Traveling with Tunes
May 6, 2011 | Permalink
Thanks to MP3 players and smartphones, bringing your favorite music with you when you travel is easy. But as personal electronics have improved, our expectations have also grown. Sometimes you want to remove the ear buds and kick back in your hotel room or share some tunes while visiting with family and friends. Time to pull out the portable speakers and docks! While admittedly the finest sound is found in larger speakers, convenient travel-sized speakers can provide clarity far beyond what the music players themselves offer and, often, for quite reasonable costs.
Super Budget-Conscious Speakers
If you want a speaker that gives good sound, but that you won’t have to worry about having to protect a pricey investment (say you’ll be taking it to the beach), you might want to snag the DB Portable Foldable Speakers for MP3 Players. Available online from several merchants at the amazing price of under $5, this little speakers’ dock (folded size: 4” x 2 ½” x 2 ½”) can run on four AAA batteries or the included USB cable and consistently gets four-star reviews from consumers. Almost as inexpensive (about $10) and absolutely tiny (3.5" x 3/4” x ¾”) is the blue Lego-style iPod Brick. It works with iPhones, too, and it doesn’t require batteries. Instead, it draws power from the player itself.
A Bit More Style, a Bit More Sound
For about $25, you can get a bit more style and sound with the Altec Lansing iM-237 Orbit Ultraportable Speaker, which comes in its own case and has a convenient wrap-around cord. The round speaker provides 360-degree sound, can run for up to 24 hours on three AAA batteries (longer than most battery-operated speakers), and also gets high 4-star-plus reviews from users. And, if you also want something with a big-time cuteness factor, consider the Panda Pal at about $25. The little three-inch round panda face has dual speakers in it and runs off your choice of USB connection or three AAA batteries. It’s compatible with any device (phone, laptop, MP3) that accepts a 3.5mm headphone jack.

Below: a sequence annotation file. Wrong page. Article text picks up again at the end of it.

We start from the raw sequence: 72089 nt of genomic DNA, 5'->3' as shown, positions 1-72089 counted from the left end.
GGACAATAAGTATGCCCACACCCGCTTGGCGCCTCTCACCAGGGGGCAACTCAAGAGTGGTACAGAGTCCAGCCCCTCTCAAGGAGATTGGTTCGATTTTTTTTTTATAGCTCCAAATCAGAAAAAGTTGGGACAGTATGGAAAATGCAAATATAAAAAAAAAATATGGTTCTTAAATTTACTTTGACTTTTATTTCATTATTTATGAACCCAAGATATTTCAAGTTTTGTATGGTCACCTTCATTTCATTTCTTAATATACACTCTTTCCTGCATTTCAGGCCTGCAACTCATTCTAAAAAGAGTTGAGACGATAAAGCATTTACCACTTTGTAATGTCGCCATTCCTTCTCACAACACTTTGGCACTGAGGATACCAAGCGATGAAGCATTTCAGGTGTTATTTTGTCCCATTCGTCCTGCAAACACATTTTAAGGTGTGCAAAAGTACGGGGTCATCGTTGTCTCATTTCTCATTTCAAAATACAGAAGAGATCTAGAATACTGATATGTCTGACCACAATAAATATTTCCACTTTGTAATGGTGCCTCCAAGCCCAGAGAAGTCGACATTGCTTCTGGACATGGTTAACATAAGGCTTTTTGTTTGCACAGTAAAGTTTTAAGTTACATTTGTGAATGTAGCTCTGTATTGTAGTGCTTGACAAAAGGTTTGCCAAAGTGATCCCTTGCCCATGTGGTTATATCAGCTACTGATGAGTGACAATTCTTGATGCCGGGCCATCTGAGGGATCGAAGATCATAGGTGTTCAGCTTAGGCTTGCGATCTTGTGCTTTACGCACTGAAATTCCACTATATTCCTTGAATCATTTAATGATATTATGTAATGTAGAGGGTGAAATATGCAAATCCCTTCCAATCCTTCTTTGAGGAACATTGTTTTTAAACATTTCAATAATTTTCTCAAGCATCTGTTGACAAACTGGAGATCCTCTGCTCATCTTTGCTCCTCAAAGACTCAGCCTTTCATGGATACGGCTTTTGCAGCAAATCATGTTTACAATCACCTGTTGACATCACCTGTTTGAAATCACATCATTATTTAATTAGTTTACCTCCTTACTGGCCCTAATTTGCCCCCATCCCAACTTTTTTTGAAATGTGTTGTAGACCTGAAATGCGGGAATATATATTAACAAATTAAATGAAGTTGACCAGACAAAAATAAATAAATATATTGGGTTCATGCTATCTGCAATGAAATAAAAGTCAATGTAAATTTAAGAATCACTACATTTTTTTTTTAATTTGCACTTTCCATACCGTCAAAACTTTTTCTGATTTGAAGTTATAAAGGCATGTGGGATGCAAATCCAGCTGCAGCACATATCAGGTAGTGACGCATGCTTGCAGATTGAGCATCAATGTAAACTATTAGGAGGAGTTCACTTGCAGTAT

If you’re most comfortable with a name-brand you recognize and don’t want to deal with batteries or power drain on your device, Sony has a folding portable speaker that runs around $20. This device is what’s called a “passive speaker,” meaning no actual amplification, yet it still produces more volume and sound quality than the internal speakers of most cell phones or MP3’s—and the big plus is that it requires neither batteries nor a power cord.
Laptop Uses, Too!
Having good portable speakers can also be a big plus if you want to watch movies on your laptop or if your business travel includes PowerPoint presentations with embedded videos. All too often, the speakers in a laptop lack sufficient projection ability for a large room. A speaker like Brookstone’s Ultra-Thin Travel Speaker connects easily via the 3.5 mm cable (included) to any laptop, and its folded size (5” x 6” x ¾”) lets you slide it into your laptop sleeve or case. Reviewers note that the AAA batteries are fairly long-lasting, too.
When choosing your travel speakers, remember that the smaller the speakers, the more likely you’ll find sound distortion at higher volumes. So if you want the speakers for travelling party time, you may need to get the slightly larger models. For in-room background and relaxation music, many of the very small and economical speakers will still give you far superior sound to what your MP3, phone or laptop provides.
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